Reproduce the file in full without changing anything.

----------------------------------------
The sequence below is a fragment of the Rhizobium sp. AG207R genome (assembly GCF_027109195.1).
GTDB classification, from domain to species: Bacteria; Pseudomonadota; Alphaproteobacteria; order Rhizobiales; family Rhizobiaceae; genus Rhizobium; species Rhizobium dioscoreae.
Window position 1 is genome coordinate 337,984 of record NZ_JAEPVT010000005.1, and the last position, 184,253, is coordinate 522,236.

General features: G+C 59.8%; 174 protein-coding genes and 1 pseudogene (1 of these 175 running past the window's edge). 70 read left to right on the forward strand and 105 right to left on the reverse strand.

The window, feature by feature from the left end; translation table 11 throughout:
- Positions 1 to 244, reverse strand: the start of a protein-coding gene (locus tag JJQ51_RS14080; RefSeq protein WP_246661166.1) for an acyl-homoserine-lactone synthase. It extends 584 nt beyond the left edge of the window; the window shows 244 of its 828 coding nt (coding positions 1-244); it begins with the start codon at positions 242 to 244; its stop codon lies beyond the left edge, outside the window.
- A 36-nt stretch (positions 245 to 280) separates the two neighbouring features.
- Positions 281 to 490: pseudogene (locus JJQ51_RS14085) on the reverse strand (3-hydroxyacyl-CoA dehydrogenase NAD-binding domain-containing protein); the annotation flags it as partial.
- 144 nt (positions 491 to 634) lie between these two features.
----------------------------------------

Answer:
The sequence below is a fragment of the Rhizobium sp. AG207R genome (assembly GCF_027109195.1).
GTDB classification, from domain to species: Bacteria; Pseudomonadota; Alphaproteobacteria; order Rhizobiales; family Rhizobiaceae; genus Rhizobium; species Rhizobium dioscoreae.
Window position 1 is genome coordinate 337,984 of record NZ_JAEPVT010000005.1, and the last position, 184,253, is coordinate 522,236.

General features: G+C 59.8%; 174 protein-coding genes and 1 pseudogene (1 of these 175 running past the window's edge). 70 read left to right on the forward strand and 105 right to left on the reverse strand.

The window, feature by feature from the left end; translation table 11 throughout:
- Positions 1 to 244, reverse strand: the start of a protein-coding gene (locus tag JJQ51_RS14080; RefSeq protein WP_246661166.1) for an acyl-homoserine-lactone synthase. It extends 584 nt beyond the left edge of the window; the window shows 244 of its 828 coding nt (coding positions 1-244); it begins with the start codon at positions 242 to 244; its stop codon lies beyond the left edge, outside the window.
- A 36-nt stretch (positions 245 to 280) separates the two neighbouring features.
- Positions 281 to 490: pseudogene (locus JJQ51_RS14085) on the reverse strand (3-hydroxyacyl-CoA dehydrogenase NAD-binding domain-containing protein); the annotation flags it as partial.
- 144 nt (positions 491 to 634) lie between these two features.